We lived and worked close together in this tiny “jardin de curé”...the cats, the chickens, the people…we all crowded in the summer cave, or in the working “cave” or in my “ atelier“…purring on cushions, lounging on daybeds, playing guitar, listening to music, reading, talking deep talks, speaking deep thoughts, painting, eating, sleeping…

It was nice.

No. It was magical.

It was mine.

This tiny garden by the Loire.

27 thoughts on “White bean salad with anchovies and Muscat grapes…and remembering a garden by the Loire.

  1. Dear Ronelle
    Your bean salad looks fresh and crispy and I am inspired to make it! Your photos of your garden by the Loire is beautiful and it is with gratitude in my heart that I remember spending some time with you, my friend, in that beautiful garden. I will never forget that time… I told my husband yesterday that it was a dream come true…a movie that I experienced in real life in the french countryside. Thank you!!! Enjoy the new chapter in your life at Coin Perdu! I am looking forward to the stories and pictures of Coin Perdu!


  2. Know exactly what you mean – white beans on their own can be rather boring. Much better to dress them up with some good flavours as you have done. Just recently we were served some by friends as part of a Tapas meal. It’s amazing what a good dollop of allioli can do to make white beans more exciting! Just a thought …
    ‘Meanderings through my Cookbook’


  3. I often miss your garden by the Loire, i will always remember the “view from my window” in the morning..looking down onto the rambling roses and the urge to go down immediatly. We have been so privilaged to share your Loire garden on a few occasions that in fact I feel a tiny little part of me is there forever…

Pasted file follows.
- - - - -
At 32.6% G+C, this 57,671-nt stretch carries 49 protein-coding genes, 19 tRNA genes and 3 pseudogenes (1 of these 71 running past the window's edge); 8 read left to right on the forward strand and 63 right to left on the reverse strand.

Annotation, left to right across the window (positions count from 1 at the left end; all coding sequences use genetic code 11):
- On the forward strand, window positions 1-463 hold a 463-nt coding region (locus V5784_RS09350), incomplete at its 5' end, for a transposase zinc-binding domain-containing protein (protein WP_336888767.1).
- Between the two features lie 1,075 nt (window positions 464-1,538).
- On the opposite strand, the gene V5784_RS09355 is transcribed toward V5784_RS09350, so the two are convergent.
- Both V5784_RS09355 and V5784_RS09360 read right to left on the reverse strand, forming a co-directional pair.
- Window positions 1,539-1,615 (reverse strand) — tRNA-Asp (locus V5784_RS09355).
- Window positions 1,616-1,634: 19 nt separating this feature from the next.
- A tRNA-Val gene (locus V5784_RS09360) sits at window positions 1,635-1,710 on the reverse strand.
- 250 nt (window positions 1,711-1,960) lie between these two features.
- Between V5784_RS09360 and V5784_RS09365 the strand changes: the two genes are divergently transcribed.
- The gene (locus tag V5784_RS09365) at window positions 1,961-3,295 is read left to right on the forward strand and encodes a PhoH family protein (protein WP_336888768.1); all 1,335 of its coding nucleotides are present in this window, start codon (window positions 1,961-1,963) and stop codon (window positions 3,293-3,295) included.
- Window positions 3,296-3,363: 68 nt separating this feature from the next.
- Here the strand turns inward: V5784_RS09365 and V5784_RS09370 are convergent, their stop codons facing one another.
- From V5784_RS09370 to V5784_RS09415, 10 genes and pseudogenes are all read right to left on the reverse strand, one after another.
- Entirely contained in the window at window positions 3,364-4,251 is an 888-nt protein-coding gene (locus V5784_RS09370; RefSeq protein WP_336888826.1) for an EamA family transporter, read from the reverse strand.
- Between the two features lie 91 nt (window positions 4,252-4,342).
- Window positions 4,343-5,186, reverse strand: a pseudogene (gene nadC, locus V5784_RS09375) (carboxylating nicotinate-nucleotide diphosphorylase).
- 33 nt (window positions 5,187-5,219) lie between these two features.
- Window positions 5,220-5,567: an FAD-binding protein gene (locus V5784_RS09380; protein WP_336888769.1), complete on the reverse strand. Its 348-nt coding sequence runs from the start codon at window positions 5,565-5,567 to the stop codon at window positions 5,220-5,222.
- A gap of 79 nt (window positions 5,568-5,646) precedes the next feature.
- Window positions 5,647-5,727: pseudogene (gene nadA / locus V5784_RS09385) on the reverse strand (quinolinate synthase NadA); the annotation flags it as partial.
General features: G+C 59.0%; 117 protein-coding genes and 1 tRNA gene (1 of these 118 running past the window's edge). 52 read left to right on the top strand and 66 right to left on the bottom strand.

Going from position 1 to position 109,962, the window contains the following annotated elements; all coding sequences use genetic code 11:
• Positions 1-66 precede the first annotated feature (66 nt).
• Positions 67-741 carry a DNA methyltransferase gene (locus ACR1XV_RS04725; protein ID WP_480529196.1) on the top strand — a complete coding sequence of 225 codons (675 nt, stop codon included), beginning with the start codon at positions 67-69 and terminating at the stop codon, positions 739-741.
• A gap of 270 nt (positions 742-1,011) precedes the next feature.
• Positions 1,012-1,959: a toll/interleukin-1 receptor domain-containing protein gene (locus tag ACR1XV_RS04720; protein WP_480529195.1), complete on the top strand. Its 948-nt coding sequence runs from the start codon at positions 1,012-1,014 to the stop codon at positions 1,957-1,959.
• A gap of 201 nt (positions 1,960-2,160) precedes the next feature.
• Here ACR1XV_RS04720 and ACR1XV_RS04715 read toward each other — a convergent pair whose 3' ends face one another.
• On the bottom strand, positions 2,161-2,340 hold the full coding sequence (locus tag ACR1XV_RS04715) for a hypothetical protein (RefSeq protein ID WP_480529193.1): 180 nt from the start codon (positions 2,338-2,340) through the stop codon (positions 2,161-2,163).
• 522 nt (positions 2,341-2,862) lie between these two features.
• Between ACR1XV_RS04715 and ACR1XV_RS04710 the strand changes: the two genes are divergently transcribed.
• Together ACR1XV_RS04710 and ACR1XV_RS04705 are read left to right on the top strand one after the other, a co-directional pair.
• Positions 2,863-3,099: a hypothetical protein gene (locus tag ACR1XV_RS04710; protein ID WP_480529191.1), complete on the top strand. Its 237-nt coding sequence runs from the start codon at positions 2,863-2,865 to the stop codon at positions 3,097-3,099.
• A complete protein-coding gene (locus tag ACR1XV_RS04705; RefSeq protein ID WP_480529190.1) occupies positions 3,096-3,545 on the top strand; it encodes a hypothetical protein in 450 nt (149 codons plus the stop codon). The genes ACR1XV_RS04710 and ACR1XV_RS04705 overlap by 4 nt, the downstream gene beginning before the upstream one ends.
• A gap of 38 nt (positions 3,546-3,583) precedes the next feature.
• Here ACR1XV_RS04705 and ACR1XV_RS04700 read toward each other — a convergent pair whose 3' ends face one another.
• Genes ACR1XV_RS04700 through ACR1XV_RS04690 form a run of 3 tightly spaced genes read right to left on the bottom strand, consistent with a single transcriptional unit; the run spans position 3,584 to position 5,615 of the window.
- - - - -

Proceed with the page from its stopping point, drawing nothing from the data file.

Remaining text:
unfortuneatly the cuttings of your Pierre de Ronsard you so carefully prepared and packaged for me to plant in my own garden, lasted only a week or so then slipped away.
    thank you for sharing these lovely images, AND looking forward to Coin Perdu in the making for I know you have been hard at word there!

    The white bean salad looks delish and I love anchovies, so this I shall certainly try!
    Hugs and XX
    Colette-Afrique du Sud


  4. But they are both still your gardens!
    Beautifully written and photoed..
    Your lovely taste is reflected in every little nook and cranny of both gardens.. Be it Coin Perdu..or by la Loire..

    I assure you I would be ooing and ahhing..I am doing that in my head seeing all these shots..
    Enough to be on your nerves I bet..

    La salade.. yumyum…


  5. What a gloriously beautiful place, Ronell. I imagine waking up to that every morning, me and my two brown thumbs. Thank goodness there are plant whisperers like you to make such magnificent (if overgrown) gardens grow so the rest of us can enjoy. Thank you, from the burbling cockles of my heart. Oh, and I AM one of those who love, love, love white beans…firm and resistant in salad, soft and mooshy in hummus-like dip, hammy and buttery in soup. I love ’em, and this way sounds really good. I will try this. Thank you twice.


  6. OH Ronelle your gardens are so lush and amazing. You have such a beautiful way of describing them too. Peaceful, graceful, beautiful, I was tired when I sat down to the computer but I did enjoy your post, as always. It’s perked me up. thank you, Love,Diana


  7. I am engulfed by the beauty you’ve created…with words and photos…and the soil! You are a wizard. Oh, and how could I forget your kitchen wizardry? This is all breathtaking and thrilling to me.

    Thank you, thank you for this post. I am going to try to facebook the posting, but I am having trouble with my password.




  8. Hi Ronelle … I so love white beans (surrounding me in fields growing up, tiny navy beans for me are the best) and catching up. With coming/going in my crazy life (as you do … so no excuse), it’s always a joy to connect with the beauty in your posts and awesome recipes. Count me for trying this awesome treat. (Sweet white baked beans are a taste treat from my French/Canadian mother/father … ) Please know you are a fun treasured friend.